Permanent labor certification ads emphasize immigrant workers in the labor force, but viewers should also keep in mind that age diversity in the workplace is an issue alongside ethnic diversity. Generational gaps exist in the workplace just as they always have, and it’s up to managers to make sure that all relationships between co-workers are entirely issue-free.
It’s important to keep in mind that people of all age groups have something potentially useful to contribute. Older managers might regard millennial employees’ opinions as trivial, while younger managers might see the advice offered by their older employee as outdated. Those are hardly the necessary cases for either situation; a manager, despite being the boss, is not perfect, and he or she has plenty to learn from their employees regardless of age. When managing an age-diverse group, it’s important for managers to enter the office every day with an open mind, and more importantly, the willingness to be proven wrong. Who knows, maybe the advice of a significantly older or younger employee might contribute to the company in a way that earns the manager a raise in the near future!
Keep an Ear Out for Slang and Terminology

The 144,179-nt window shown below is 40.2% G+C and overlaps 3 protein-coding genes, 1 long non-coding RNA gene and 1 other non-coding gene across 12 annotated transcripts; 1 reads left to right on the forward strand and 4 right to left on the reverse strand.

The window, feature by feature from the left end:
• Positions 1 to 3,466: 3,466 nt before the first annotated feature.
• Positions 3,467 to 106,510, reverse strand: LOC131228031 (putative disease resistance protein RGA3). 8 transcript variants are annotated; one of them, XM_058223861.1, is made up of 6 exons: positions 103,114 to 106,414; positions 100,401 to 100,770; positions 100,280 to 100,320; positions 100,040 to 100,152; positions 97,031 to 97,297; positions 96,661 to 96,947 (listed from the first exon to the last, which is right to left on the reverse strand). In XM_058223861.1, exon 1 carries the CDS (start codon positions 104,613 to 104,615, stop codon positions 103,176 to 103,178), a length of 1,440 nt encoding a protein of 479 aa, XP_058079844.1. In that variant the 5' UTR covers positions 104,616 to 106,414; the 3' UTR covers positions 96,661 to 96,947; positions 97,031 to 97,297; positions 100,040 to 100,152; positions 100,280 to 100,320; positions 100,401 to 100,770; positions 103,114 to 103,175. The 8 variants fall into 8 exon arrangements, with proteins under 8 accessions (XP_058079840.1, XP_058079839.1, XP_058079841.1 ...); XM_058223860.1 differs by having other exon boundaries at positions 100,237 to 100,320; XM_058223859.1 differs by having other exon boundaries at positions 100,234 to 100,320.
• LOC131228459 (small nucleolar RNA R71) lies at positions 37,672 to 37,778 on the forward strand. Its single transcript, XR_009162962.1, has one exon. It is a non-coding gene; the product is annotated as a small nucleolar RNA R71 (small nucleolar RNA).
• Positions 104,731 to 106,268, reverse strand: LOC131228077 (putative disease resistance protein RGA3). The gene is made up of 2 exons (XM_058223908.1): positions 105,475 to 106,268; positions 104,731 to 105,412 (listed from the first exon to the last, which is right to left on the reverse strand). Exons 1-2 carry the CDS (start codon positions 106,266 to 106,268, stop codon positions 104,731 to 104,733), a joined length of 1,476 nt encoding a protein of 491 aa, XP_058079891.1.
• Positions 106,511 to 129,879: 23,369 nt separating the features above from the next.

With each new generation comes a new variety of current phrases. For an older manager, these slang words can be hard to keep up with, although that doesn’t mean that managers shouldn’t make pointed efforts to keep up with them. Communication is an integral part of a manager’s job, and they wouldn’t be doing that job right at all if they don’t understand the words that are coming out of an employee’s mouth. Conversely, a younger manager might find difficulty in picking up some of the words or phrases that employees of older generations occasionally use. In either case, the best way for the manager to pick up on the new wording is to engage in regular discussions with the employee. For all anyone knows, the manager might find him or herself inadvertently using the slang terms themselves!
Be Supportive, Always
When it comes to interpersonal relationships in the workplace, managers need to be acutely aware of how sensitive certain employees can be regarding their performance. For example, a younger worker might excel at certain assignments because they were raised with a better technological understanding, and an employee a few generations ahead might have to witness all of these congratulatory conversations while he himself does not receive extra praise for handing the work on time and perfectly done. In these cases, and any other similar cases that might arise, it’s important that the manager support all employees equally, since they are all deserving of acknowledgement at one time or another.